What is this, an exhibition for ants?!

13.01 - 12.02 2023

The exhibition What is this, an exhibition for ants?! is a group show with artists Jens Settergen, Julie Stavad, Birke Gorm, Mikkel Carlsen and Laura Hjort Jensen.
The exhibition is open February 24 - March 26 2023

Opening hours:
Wednesday - Friday 3-5 pm
Saturday - Sunday 12-3 pm
+ by appointment

"What is this, an exhibition for ants?!" When the viewer enters the exhibition space, this statement may cross their mind. The space, which looks empty but with thimble-sized works of art scattered around the room, may not even be recognizable as an exhibition to the viewer at first glance. One might even enter the space and with a shrug exit again, thinking there simply is no exhibition. But if the viewer would instead follow the careful attention of the therolinguists in Ursula K. Le Guin's ‘The Author of the Acacia Seeds’, the works might begin to come into appearance. In this short story, the reader is presented with pieces of text written on the surface of a number of acacia seeds found left inside an ant colony. Near the 31st acacia seed of the manuscript is the decapitated worker ant who authored the text. The manuscript is interpreted and discussed by the text's discoverer, researcher G. d'Arbay T. R. Bardol: Is the text a tribute to the ant queen or a revolutionary manifesto? Had the writing never been discovered on the surface of the acacia seeds, we would be left without the opportunity to discuss the themes of this piece of literature. Therefore, we would like to ask the viewer to apply the same curiosity and care to view the works in this exhibition. In the exhibition, we have asked the artists to produce works that are no larger than 3x3x3cm. A large work for an ant, surpassing its own body, but a small work for a human. At this scale, you could hold the work between your fingertips and maybe even be able to crush it to pieces. With what kind of care do we examine works of this size? And how do we look at the exhibition as a whole when the works themselves cannot really be seen from a distance? Instead, we can catch ourselves looking at what looks like a private collection of trinkets or a scenery where the works can be discovered by bending down or leaning in as if looking for insects in a forest.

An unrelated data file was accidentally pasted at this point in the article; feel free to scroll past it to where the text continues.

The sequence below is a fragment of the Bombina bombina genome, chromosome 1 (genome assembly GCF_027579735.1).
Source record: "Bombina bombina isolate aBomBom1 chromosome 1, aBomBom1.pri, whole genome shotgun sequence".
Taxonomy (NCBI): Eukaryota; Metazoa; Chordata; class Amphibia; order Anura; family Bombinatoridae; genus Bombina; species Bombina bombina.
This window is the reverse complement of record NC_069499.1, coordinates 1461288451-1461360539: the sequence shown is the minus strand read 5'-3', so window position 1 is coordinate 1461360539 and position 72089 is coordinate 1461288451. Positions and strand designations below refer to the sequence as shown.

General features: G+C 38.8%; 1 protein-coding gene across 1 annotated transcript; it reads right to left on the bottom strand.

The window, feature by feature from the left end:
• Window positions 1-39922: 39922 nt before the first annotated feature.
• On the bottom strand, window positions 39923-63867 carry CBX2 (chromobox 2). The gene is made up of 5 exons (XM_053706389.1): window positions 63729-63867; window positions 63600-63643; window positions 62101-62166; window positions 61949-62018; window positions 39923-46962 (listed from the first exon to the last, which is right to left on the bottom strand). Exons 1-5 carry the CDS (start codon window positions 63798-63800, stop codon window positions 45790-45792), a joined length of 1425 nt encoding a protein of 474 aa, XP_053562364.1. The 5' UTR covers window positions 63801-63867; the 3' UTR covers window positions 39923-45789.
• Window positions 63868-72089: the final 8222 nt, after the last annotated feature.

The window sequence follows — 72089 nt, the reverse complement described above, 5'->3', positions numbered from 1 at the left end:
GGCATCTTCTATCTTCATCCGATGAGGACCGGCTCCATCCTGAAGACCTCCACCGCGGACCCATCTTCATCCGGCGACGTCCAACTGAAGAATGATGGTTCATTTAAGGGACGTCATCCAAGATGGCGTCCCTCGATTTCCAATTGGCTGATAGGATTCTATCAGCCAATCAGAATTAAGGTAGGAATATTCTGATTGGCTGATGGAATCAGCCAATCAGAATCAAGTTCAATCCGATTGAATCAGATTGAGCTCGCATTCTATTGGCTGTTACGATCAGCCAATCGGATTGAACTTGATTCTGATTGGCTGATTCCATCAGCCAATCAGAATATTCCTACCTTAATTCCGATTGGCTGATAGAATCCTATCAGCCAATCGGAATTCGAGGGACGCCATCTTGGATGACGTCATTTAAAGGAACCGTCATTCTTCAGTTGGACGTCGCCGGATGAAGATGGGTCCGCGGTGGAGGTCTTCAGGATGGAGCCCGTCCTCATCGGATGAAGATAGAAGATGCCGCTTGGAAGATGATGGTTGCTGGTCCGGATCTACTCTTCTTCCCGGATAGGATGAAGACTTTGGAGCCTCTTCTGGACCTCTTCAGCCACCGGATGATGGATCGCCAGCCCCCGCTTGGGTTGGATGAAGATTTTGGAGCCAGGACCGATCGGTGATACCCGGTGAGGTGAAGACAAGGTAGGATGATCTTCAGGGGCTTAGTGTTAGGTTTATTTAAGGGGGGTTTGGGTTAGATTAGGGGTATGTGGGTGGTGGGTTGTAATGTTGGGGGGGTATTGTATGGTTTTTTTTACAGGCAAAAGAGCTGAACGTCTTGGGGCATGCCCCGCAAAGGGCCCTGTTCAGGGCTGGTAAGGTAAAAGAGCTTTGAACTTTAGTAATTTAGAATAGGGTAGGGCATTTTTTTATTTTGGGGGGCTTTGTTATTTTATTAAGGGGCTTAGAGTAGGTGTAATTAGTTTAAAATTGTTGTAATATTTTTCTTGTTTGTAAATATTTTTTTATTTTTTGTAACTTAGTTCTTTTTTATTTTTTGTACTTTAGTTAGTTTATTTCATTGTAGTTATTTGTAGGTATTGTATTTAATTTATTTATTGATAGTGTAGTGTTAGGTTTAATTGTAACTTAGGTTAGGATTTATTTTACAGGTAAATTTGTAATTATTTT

Throughout art history, artists have worked with the scale of artworks and how to use scale as a tool. At the art academy, students may encounter the point of criticism: "What if you made it bigger?", a question that links the meaning and importance of the work to its size. Since ancient times, people have made us feel small and humble by placing huge, awe-inspiring works to tower over us. Much later in the 60s, artists such as Agnes Denes, Robert Smithson, Nancy Holt and Walter De Maria had a bone to pick with scale. They created works so large that some of them were forced to leave the white cube and instead populate the deserts and the open landscapes. In Claes Oldenburg and Coosje Van Bryggen's enormous sculptures, everyday objects such as ice cream cones and shuttlecocks are scaled up into bizarre colossi, which, with their impressive scale and humorous pop motifs, are sprinkled over parks and landscapes.

At the other end of the scale, miniature paintings adorned the pages of illuminated manuscripts of epic tales and religious texts during the Middle Ages. Out of this tradition, miniature paintings emerged during the 16th and 17th centuries in the form of portraits, often set in medallions as portable, private images intended to be worn close to the body or held close to hand. In the late 1930s, Marcel Duchamp created the ‘Boîte-en-valise’, a kind of collector's box of miniature reproductions of his most iconic works of art. Later, Richard Pettibone, inspired by Duchamp, repeated the gesture in a series of miniature reproductions of works by Andy Warhol, Frank Stella, Roy Lichtenstein and Duchamp himself.

To explore the invisible life of things, and due to the limitations of our own vision, the exhibition will be photo-documented with a macro lens, often used to capture the details of very small things such as insects or plants. Instead of the usual exhibition documentation, where the photographer tries to capture the exhibition from the eyes of the visitor, this photographic gaze offers a completely different perspective that transcends the sensual and moves into the hidden language of the works.

Text by Luna Lund Jensen
Poster by Matias Gulvas The exhibition is kindly supported by the 15 Juni Fonden, The Obel Family Foundation, Beckett Fonden and Aarhus Municipality.


Jens Settergren (b. 1989, DK) explores the contemporary interconnections of nature and technology and its effect on, and connection to, images. Settergren is interested in the different understandings images create and the power they hold. Settergren is further interested in affecting and hacking images to explore society’s collective fears and fantasies. He seeks out both the grand and captivating images and icons, while also placing everyday objects and commercial images in an unfamiliar context. Through the use of video, photography, sculpture, sound and digital animation, he examines art as a tool to renegotiate different narratives and examine the different forces that shape our reality.